That’s actually something we have been talking about since day one. There’s not a great deal of ready-to-wear larger size clothing options, and even if there are larger size ranges that’s not really the issue. It’s more so the fit doesn’t work for most people. That’s where casting more diverse fit models and getting different ranges within straight and plus size to cater to different actual body types would be incredible. Obviously that’s easier to do with lingerie and stretchy lycra leggings and sports bras, which is amazing and I love that, but we need other clothes to wear too. I think universal standard is doing great, but I’d also love to see some things at a lower price point too, which is tough. They have such a range of sizes now, like 0-40, and that takes a lot of money and attention to detail, which the price reflects, but there’s still a big hole in the market for everyday affordable ready-to-wear.

Would you ever see yourself making a line of clothing?

Definitely! I’ve worked in fashion forever [Laughs]. Shopping for people for half my life I have a pretty good idea of what people want. Maybe someday!

How do we make sure we’re not tokenizing bodies?

That’s something we think about a great deal. We don’t want anyone to feel like they’re being shown to check off a box of types of diversity. Again, that’s why we have an organic process of representing models. We are sensitive to make sure people don’t feel like they are being fetishized or used for any other agenda. As a curvier woman I definitely have noticed when I’ve been on shoots before that I’m the token curvy girl. Being the biggest person at a size 12 in the room, and not having clothing that fits me is a whole different situation than what it’s like for straight-sized models. A lot of models we work with have experienced that, and so what we’re trying to build is a strong community that holds treating different sized models accountable to the same, if not better, standards that any straight sized model would be treated with. We are putting together community guidelines for the site, and having the people we work with help create those.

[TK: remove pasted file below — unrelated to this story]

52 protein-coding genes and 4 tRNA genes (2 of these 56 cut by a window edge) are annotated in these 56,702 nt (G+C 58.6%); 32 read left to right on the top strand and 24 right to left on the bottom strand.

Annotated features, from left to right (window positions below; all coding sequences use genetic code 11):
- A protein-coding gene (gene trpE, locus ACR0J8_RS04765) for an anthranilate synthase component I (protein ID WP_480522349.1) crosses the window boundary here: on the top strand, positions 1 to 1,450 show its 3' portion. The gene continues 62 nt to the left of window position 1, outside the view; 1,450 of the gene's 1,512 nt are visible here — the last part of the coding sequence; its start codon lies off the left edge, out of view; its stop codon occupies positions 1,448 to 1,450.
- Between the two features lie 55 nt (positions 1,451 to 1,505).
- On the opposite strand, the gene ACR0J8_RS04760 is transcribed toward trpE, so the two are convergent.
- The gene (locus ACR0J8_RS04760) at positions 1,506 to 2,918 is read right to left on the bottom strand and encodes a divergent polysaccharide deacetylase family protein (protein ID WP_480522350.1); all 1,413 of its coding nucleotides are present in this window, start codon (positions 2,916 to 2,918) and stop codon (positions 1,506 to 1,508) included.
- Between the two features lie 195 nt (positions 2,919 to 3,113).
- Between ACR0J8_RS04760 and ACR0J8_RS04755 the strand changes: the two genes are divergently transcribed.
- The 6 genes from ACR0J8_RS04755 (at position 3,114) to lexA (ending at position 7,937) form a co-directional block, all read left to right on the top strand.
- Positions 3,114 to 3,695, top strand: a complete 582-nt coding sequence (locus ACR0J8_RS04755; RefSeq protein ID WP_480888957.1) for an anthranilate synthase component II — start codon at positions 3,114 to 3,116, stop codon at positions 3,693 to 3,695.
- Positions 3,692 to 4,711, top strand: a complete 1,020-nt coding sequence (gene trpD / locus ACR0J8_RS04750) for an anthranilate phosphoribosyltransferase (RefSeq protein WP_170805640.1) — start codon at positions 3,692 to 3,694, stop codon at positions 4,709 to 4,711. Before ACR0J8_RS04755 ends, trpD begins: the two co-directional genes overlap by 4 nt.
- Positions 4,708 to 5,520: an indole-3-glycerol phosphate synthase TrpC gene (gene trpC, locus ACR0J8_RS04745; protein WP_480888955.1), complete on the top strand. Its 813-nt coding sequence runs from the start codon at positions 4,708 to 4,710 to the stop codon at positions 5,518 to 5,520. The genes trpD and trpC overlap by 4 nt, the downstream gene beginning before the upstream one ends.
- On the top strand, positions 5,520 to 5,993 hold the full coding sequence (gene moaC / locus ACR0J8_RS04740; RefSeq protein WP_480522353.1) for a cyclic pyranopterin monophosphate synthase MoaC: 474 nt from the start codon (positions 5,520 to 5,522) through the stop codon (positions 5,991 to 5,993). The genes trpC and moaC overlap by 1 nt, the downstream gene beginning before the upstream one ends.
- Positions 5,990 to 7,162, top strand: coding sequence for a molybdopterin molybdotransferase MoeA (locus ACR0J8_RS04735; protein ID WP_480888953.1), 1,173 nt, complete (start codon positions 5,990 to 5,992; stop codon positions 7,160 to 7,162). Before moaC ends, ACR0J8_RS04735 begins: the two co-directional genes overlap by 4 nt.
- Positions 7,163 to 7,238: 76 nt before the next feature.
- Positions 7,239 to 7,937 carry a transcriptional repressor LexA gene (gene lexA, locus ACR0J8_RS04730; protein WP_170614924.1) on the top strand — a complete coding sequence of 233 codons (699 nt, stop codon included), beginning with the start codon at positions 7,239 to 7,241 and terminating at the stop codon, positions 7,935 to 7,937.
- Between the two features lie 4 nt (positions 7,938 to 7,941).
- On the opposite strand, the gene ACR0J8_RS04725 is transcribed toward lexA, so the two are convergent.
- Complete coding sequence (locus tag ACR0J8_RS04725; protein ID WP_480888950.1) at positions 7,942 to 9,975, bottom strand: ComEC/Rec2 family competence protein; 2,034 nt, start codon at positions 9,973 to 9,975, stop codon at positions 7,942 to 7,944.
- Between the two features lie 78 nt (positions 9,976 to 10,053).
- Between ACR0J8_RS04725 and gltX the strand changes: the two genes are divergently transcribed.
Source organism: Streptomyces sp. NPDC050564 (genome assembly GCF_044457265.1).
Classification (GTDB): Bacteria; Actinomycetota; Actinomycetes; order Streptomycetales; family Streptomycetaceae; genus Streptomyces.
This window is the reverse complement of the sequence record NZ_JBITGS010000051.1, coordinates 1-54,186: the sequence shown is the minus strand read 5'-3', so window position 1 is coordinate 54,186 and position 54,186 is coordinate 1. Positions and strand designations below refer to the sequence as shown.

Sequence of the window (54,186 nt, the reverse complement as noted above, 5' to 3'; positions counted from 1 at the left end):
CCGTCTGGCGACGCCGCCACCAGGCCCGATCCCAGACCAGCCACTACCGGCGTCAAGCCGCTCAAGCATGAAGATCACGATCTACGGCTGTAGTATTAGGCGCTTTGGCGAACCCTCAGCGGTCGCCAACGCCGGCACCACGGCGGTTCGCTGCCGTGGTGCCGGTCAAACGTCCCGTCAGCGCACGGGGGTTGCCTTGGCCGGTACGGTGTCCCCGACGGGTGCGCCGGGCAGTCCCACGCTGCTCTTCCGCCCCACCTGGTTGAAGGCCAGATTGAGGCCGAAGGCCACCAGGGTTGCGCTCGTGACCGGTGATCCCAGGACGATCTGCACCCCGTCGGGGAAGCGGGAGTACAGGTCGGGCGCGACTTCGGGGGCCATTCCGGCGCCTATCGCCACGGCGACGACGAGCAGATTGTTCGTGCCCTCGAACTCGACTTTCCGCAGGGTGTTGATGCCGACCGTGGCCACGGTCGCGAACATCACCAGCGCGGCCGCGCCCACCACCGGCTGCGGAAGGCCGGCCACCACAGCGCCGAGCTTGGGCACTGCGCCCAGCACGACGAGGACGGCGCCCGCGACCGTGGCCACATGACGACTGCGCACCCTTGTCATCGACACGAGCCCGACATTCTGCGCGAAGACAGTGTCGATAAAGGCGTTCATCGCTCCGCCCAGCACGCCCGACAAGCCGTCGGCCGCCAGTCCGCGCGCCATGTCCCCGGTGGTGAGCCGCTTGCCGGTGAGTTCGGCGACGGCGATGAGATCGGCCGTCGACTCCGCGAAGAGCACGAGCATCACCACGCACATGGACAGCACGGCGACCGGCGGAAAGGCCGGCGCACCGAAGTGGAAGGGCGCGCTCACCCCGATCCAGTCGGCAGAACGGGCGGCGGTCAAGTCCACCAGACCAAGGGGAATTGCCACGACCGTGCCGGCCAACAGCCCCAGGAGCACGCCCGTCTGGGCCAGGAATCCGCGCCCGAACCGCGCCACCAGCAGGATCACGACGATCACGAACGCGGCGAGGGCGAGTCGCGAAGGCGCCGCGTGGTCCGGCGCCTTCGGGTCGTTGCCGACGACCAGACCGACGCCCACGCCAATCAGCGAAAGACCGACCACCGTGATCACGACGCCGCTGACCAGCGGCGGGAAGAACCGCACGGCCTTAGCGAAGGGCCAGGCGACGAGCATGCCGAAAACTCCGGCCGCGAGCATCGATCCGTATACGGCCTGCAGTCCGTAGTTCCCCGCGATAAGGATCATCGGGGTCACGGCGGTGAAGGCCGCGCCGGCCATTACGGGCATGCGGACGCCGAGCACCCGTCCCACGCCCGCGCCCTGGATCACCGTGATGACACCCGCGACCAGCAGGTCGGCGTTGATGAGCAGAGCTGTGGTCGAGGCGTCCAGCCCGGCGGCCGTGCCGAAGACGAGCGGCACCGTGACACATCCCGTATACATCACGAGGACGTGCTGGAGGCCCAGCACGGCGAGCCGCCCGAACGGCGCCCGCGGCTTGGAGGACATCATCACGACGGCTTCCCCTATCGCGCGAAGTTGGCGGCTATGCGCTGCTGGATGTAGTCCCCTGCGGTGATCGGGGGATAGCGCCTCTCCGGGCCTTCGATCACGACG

Smart to bring in the voices of the people you work with.

I want to make sure everyone has a voice and feels seen. Being in constant communication with the models we represent and being that translator is integral to the agency.

Are there misconceptions your company deals with?

Our imagery by nature is a little sexier, and I think many people saw the account as a sexy curve instagram that was showing female gaze content, but I wanted to make sure people knew it was more than that with a larger mission. We pretty easily got pigeon holed as pictures of sexy girls, and i was like that’s not it [Laughs].

Do you have a personal manifesto or philosophy when it comes to bodies?